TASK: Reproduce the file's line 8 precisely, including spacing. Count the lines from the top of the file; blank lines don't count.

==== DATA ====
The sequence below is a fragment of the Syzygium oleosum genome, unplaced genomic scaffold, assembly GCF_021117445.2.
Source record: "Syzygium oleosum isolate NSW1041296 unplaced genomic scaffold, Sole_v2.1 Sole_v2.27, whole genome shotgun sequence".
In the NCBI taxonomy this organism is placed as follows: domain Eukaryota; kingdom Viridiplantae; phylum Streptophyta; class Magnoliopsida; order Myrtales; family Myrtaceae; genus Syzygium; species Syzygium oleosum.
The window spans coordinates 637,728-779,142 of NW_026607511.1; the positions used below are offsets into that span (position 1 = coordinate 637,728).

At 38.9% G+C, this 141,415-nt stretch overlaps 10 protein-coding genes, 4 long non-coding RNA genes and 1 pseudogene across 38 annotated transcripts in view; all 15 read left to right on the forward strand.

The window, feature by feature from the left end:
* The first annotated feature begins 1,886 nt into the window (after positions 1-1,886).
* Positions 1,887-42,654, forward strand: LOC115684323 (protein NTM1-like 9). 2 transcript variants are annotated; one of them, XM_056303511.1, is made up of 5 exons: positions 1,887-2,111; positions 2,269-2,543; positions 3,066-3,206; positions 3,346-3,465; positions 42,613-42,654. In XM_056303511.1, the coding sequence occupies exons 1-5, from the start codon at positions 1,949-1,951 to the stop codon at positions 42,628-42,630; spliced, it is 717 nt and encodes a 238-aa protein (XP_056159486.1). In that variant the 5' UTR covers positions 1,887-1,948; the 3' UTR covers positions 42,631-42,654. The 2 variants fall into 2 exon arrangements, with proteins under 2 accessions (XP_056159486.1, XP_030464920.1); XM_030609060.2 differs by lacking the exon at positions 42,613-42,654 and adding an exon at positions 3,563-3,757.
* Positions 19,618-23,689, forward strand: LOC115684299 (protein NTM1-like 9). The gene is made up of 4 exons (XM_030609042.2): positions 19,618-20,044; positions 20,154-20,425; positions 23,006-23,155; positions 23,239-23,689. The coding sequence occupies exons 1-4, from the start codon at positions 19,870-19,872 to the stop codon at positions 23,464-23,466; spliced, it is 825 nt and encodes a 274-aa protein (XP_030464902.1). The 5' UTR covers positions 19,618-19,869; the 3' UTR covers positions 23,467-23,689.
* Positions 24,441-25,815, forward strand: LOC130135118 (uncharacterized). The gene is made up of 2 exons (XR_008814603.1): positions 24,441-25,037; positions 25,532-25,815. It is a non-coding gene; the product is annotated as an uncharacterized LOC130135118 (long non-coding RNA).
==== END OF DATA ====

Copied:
* Positions 1,887-42,654, forward strand: LOC115684323 (protein NTM1-like 9). 2 transcript variants are annotated; one of them, XM_056303511.1, is made up of 5 exons: positions 1,887-2,111; positions 2,269-2,543; positions 3,066-3,206; positions 3,346-3,465; positions 42,613-42,654. In XM_056303511.1, the coding sequence occupies exons 1-5, from the start codon at positions 1,949-1,951 to the stop codon at positions 42,628-42,630; spliced, it is 717 nt and encodes a 238-aa protein (XP_056159486.1). In that variant the 5' UTR covers positions 1,887-1,948; the 3' UTR covers positions 42,631-42,654. The 2 variants fall into 2 exon arrangements, with proteins under 2 accessions (XP_056159486.1, XP_030464920.1); XM_030609060.2 differs by lacking the exon at positions 42,613-42,654 and adding an exon at positions 3,563-3,757.